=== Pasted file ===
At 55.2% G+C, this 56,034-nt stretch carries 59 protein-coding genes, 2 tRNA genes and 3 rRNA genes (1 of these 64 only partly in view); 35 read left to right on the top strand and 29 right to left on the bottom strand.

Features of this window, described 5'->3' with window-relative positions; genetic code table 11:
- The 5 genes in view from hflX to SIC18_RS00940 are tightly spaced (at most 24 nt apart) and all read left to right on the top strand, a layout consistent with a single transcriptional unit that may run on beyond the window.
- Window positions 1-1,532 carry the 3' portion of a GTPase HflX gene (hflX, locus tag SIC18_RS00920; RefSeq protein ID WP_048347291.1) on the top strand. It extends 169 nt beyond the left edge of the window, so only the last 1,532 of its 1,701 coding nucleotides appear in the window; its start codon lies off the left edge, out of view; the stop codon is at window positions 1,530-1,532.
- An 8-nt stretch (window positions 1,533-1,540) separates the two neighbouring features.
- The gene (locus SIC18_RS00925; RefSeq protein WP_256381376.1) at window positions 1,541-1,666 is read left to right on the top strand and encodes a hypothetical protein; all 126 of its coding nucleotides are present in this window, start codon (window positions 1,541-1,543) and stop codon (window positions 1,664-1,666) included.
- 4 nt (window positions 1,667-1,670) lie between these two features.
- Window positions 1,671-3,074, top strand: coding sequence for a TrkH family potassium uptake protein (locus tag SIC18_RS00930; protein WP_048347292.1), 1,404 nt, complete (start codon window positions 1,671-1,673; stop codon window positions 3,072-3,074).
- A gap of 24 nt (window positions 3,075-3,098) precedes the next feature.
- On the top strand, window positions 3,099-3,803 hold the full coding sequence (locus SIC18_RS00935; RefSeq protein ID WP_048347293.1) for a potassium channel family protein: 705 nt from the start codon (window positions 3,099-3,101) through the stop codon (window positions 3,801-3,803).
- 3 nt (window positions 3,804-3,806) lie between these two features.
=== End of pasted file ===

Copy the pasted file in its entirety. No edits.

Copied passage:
At 55.2% G+C, this 56,034-nt stretch carries 59 protein-coding genes, 2 tRNA genes and 3 rRNA genes (1 of these 64 only partly in view); 35 read left to right on the top strand and 29 right to left on the bottom strand.

Features of this window, described 5'->3' with window-relative positions; genetic code table 11:
- The 5 genes in view from hflX to SIC18_RS00940 are tightly spaced (at most 24 nt apart) and all read left to right on the top strand, a layout consistent with a single transcriptional unit that may run on beyond the window.
- Window positions 1-1,532 carry the 3' portion of a GTPase HflX gene (hflX, locus tag SIC18_RS00920; RefSeq protein ID WP_048347291.1) on the top strand. It extends 169 nt beyond the left edge of the window, so only the last 1,532 of its 1,701 coding nucleotides appear in the window; its start codon lies off the left edge, out of view; the stop codon is at window positions 1,530-1,532.
- An 8-nt stretch (window positions 1,533-1,540) separates the two neighbouring features.
- The gene (locus SIC18_RS00925; RefSeq protein WP_256381376.1) at window positions 1,541-1,666 is read left to right on the top strand and encodes a hypothetical protein; all 126 of its coding nucleotides are present in this window, start codon (window positions 1,541-1,543) and stop codon (window positions 1,664-1,666) included.
- 4 nt (window positions 1,667-1,670) lie between these two features.
- Window positions 1,671-3,074, top strand: coding sequence for a TrkH family potassium uptake protein (locus tag SIC18_RS00930; protein WP_048347292.1), 1,404 nt, complete (start codon window positions 1,671-1,673; stop codon window positions 3,072-3,074).
- A gap of 24 nt (window positions 3,075-3,098) precedes the next feature.
- On the top strand, window positions 3,099-3,803 hold the full coding sequence (locus SIC18_RS00935; RefSeq protein ID WP_048347293.1) for a potassium channel family protein: 705 nt from the start codon (window positions 3,099-3,101) through the stop codon (window positions 3,801-3,803).
- 3 nt (window positions 3,804-3,806) lie between these two features.